“Despite lingering unemployment and a still sluggish economy, many Americans are finding reasons to be thankful this time of year. In fact, for some, unexpected layoffs, financial setbacks, or simply a desire to spend more time with family have served as a reality check, a wake-up call for consumers to rethink their idea of wealth and prosperity.”
This sentiment drew over 3,000 comments on Yahoo’s finance page when the site featured a U.S. News & World Report column from Nov. 23 by Susan Johnston on “How Americans are Rethinking Prosperity.” Most of the responses were scathing. Apparently, many readers felt that fighting for jobs, struggling to buy food and pay bills, and watching their lifestyles erode does not denote any kind of “new prosperity.” And they don’t seem ready to reflect on any blessings these difficulties may have conveyed.
The article and the comments stayed with me through the Thanksgiving weekend. Can I find anything to be thankful for in our new situation?
The answer is yes. I appreciate that my viewpoint has changed. There are components to poverty that I didn’t understand when I was well off. For example, in the past I used to criticize the way poor people seem to lurch from crisis to crisis. I always wondered why they didn’t they plan ahead. Now I know. You can only put off normal maintenance and repairs and routine health care so long before disaster follows. For instance, I realize my 30-year-old stove needs replacing. The flames shooting out of it one night convinced me. But I patched it up and continue to gamble each night that it will sputter through another meal, because I can’t afford to do otherwise. So I, too, now lurch from crisis to crisis and a better understanding of poverty.
I also appreciate the lessons my children are learning. It’s hard to teach the value of money when it’s plentiful. We’ve always made our kids do chores and work for what they want, but I’m not sure they understood before why we never bought a new TV or an Xbox or upgraded cell phones, even when we could afford them. Now they do. Money is no longer an abstract concept. And they know first-hand the feelings of the kids at school who can’t afford the latest and greatest.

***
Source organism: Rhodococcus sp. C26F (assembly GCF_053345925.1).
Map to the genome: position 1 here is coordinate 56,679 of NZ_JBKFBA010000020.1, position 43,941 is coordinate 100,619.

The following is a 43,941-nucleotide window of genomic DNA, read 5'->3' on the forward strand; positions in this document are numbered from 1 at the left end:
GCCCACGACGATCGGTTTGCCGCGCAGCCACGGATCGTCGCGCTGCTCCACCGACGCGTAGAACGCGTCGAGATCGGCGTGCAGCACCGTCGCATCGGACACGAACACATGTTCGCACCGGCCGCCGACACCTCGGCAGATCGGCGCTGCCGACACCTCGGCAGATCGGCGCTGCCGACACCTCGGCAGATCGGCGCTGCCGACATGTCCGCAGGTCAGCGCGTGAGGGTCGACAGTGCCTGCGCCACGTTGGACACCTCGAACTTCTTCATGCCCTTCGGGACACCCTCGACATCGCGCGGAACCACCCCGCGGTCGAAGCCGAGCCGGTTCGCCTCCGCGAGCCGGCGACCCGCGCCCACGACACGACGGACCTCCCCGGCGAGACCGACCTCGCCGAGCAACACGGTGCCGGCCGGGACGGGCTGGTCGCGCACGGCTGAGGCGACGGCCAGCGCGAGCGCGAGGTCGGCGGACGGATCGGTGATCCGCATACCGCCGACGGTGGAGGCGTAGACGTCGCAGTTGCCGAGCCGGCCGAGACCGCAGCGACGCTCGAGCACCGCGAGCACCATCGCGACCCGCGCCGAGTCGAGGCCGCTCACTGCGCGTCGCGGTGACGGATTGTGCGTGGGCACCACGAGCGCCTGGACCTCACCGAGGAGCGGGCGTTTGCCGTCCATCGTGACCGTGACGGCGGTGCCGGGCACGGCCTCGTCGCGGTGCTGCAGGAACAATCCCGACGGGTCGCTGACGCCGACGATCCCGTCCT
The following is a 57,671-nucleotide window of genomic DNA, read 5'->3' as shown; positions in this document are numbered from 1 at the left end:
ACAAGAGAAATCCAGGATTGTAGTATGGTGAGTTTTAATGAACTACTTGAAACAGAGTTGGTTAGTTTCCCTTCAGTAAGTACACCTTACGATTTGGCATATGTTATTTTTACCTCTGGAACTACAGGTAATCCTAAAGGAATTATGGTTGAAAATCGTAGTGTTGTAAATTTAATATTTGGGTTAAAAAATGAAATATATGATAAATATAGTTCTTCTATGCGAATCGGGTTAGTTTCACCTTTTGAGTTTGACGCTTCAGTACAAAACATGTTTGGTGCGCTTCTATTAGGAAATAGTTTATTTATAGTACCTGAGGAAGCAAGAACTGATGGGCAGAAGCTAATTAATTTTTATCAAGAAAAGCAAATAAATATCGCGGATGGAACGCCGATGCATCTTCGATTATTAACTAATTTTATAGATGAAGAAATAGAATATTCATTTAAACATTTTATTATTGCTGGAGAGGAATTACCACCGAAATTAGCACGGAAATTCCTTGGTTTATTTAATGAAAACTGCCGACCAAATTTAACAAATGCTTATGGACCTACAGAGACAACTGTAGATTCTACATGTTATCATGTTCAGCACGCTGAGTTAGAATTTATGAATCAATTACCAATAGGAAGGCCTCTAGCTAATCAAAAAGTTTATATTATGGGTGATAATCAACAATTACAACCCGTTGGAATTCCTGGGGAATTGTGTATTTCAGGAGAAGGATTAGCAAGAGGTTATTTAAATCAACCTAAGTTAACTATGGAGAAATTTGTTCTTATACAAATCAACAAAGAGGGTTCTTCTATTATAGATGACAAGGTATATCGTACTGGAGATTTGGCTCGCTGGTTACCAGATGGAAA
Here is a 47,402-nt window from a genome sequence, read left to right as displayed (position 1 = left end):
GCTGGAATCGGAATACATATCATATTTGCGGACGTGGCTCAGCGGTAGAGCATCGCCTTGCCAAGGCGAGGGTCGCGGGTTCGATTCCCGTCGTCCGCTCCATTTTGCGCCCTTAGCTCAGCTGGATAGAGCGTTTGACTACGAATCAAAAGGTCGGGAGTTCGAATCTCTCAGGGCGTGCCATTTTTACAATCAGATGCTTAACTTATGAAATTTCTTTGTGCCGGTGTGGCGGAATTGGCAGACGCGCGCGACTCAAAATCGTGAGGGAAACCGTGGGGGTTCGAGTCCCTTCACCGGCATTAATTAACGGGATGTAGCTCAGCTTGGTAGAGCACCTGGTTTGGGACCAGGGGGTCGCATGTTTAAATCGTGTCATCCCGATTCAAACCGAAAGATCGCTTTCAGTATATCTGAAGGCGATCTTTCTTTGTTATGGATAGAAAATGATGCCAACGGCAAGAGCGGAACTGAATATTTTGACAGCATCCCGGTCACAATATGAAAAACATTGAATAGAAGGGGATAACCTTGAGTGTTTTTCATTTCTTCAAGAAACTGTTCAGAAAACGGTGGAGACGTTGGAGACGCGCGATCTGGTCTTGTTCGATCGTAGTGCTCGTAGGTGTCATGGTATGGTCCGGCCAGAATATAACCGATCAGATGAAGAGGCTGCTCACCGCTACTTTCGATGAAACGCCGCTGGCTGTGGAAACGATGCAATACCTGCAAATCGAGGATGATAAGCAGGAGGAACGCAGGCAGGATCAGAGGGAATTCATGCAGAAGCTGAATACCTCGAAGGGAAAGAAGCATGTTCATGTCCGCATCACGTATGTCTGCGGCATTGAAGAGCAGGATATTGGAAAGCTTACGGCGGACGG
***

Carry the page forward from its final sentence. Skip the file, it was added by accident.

One of my proudest moment this year was when my 15-year-old daughter decided to earn her own money for a trip with her school orchestra later this year. While all her friends were vacationing at the beach and hanging out at the mall, she was working for the state picking up garbage alongside the highway–finding everything from rats to “trucker bottles” (you don’t want to know) to shopping carts full of booze. She now understands the true worth of college.
And I’ve been touched by all the people who are willing to help–from my neighbor who always seems to have cooked too much of something for herself, to the cashiers at the store who still have a friendly smile when they see EBT on the sales slip, to my sister who shares the occasional luxury and an optimistic outlook. People are kinder than I thought.
And of course I’m thankful we’re relatively well off. Our home is secure. We have health insurance and transportation. Work to do, even if it isn’t paying much. We’re all healthy. I know so many people coping with worse. I won’t lie and say I enjoy the new simplicity, because I don’t. But adversity makes you take stock of what you have and what you want. It forces you to learn new skills. For example, my husband is sitting next to me sewing up his ripped coat, and he’s become a gourmet cook. I can now build a killer fire and have attempted blogdom. So it’s not all bad. I understand what the article’s author was trying to say. But I’m with the 3,000 other commenters: I hope this “new prosperity” isn’t permanent.